Such a framework could assist the development of interoperable ecosystems, involving multiple organizations. But it will also help the development of architectures for interoperability within individual organizations - and this is perhaps of more immediate concern.
The Open Group can play an important role in the development of this framework, and in establishing it with customers and vendors.
SOA/TOGAF practical guide
SOA is an interoperability enabler, but establishing SOA within an enterprise is not easy to do. There are many stakeholders involved, with particular concerns to be addressed. This presents a significant task for enterprise architects.
TOGAF has long been established as a pragmatic framework that helps enterprise architects deliver better solutions. The Open Group is developing a practical guide to using TOGAF for SOA, as a joint project of its SOA Work Group and The Open Group Architecture Forum.
This work is now nearing completion. Ed Harrington of Architecting-the-Enterprise had overcome the considerable difficulty of assembling and adding to the material created by the project to form a solid draft. This was discussed in detail by a small group, with some participants joining by teleconference. As well as Ed, this group included Mats Gejnevall of Capgemini and Steve Bennett of Oracle, and it was led by project co-chairs Dave Hornford of Integritas and Awel Dico of the Bank of Montreal.
The discussion resolved all the issues, enabling the preparation of a draft for review by The Open Group, and we can expect to see this valuable guide published at the conclusion of the review process.
UDEF deployment workshop
The importance of semantics for interoperability was an important theme of the interoperability panel discussion. The Open Group is working on a specific standard that is potentially a key enabler for semantic interoperability: the Universal Data Element Framework (UDEF).
It had been decided at the previous conference, in Amsterdam, that the next stage of UDEF development should be a deployment workshop. This was discussed by a small group, under the leadership of UDEF project chair Ron Schuldt, again with some participation by teleconference.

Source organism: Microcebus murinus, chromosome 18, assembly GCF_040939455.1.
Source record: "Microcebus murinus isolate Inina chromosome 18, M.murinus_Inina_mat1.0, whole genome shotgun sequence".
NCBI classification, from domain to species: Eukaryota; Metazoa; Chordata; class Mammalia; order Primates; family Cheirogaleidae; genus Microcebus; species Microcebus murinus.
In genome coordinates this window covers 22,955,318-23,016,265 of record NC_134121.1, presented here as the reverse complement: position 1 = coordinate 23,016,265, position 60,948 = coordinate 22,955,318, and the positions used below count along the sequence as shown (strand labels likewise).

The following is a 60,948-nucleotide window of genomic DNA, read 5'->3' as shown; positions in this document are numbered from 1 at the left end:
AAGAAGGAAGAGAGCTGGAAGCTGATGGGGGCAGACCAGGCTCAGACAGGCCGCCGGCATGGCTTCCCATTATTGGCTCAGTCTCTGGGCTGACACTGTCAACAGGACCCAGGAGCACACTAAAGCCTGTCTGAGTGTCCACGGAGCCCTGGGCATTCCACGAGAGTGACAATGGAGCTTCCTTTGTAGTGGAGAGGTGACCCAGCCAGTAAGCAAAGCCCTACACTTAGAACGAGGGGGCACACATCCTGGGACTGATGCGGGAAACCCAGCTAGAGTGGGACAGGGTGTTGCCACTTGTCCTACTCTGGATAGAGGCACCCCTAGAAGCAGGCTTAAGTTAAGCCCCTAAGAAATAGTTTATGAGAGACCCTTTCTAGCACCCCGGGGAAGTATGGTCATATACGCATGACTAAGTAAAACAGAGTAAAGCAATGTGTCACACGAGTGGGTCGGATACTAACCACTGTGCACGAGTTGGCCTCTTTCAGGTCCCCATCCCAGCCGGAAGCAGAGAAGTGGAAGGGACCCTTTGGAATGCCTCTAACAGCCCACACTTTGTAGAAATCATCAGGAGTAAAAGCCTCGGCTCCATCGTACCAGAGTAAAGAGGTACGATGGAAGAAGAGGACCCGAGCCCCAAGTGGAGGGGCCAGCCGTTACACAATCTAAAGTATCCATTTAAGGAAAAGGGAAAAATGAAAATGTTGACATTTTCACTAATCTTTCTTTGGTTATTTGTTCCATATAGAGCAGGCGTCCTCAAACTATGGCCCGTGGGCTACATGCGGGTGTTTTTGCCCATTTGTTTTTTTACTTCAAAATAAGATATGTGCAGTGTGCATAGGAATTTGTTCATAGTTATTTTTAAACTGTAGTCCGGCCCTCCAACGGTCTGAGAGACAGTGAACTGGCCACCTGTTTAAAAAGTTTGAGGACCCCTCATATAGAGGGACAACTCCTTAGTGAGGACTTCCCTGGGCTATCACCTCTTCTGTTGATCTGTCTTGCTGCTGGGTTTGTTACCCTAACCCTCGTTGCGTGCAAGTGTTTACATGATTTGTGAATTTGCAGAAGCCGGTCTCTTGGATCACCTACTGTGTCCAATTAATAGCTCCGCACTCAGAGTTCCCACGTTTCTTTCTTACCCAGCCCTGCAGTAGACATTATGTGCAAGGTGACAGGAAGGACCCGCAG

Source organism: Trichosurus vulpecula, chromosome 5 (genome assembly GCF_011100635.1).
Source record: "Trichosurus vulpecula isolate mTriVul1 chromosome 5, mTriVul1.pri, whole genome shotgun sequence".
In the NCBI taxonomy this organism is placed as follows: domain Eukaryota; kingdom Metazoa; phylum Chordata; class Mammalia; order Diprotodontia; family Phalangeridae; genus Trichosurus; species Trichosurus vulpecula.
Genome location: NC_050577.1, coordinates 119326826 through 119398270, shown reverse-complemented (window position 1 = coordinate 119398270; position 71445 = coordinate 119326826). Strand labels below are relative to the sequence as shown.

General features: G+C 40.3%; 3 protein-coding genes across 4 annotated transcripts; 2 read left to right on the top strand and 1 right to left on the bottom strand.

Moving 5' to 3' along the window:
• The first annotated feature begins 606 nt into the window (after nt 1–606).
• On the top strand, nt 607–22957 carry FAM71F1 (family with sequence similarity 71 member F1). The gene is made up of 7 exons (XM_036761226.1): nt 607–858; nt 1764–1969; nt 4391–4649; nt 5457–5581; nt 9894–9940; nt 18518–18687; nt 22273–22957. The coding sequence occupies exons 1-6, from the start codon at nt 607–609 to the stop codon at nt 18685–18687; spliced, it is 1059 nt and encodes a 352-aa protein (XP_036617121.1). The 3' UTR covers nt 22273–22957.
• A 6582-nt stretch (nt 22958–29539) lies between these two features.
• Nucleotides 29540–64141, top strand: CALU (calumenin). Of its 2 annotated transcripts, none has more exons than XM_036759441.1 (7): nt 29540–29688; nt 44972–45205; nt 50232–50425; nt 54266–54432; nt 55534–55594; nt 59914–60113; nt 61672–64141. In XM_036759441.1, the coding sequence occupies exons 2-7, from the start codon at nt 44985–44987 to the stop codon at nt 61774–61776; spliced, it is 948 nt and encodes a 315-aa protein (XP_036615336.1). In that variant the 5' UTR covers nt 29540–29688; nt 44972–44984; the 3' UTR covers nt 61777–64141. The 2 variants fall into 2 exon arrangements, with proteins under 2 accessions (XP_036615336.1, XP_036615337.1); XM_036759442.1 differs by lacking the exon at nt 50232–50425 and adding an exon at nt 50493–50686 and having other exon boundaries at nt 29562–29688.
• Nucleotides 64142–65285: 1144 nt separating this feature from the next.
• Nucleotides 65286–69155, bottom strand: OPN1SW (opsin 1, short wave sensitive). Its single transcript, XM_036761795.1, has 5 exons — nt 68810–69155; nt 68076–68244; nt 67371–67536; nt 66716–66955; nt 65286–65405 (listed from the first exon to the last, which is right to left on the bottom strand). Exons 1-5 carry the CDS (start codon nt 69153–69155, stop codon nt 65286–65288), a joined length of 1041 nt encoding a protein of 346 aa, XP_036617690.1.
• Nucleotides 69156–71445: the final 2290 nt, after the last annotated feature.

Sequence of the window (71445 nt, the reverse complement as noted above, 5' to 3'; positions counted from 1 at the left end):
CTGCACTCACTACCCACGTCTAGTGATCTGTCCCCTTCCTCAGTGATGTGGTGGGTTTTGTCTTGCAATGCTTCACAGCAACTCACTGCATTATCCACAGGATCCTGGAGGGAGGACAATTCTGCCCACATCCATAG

The group included Arnold van Overeem of Capgemini, Jayson Durham of the US Navy, and Brand Niemann of the Semantic Community. Jayson is a key player in the Enterprise Lexicon Services (ELS) initiative, which aims to provide critical information interoperability capabilities through common lexicon and vocabulary services. Brand is a major enthusiast for semantic interoperability with connections to many US semantic initiatives, and currently to the Air Force OneSource project in particular, which is evolving a data analysis tool used internally by the USAF Global Cyberspace Integration Center (GCIC) Vocabulary Services Team, and made available to general data management community. The participation of Jayson and Brand provided an important connection between the UDEF and other semantic projects.
As a result of the discussions, Ron will draft an interoperability scenario that can be the basis of a practical workshop session at the next conference, which is in London.
Complex cloud environments
Cloud Computing is the latest hot technology, and its adoption is having some interesting interoperability implications, as came out clearly in the Interoperability panel session. In many cases, an enterprise will use, not a single cloud, but multiple services in multiple clouds. These services must interoperate to deliver value to the enterprise. The Complex Cloud Environments conference stream included two very interesting presentations on this.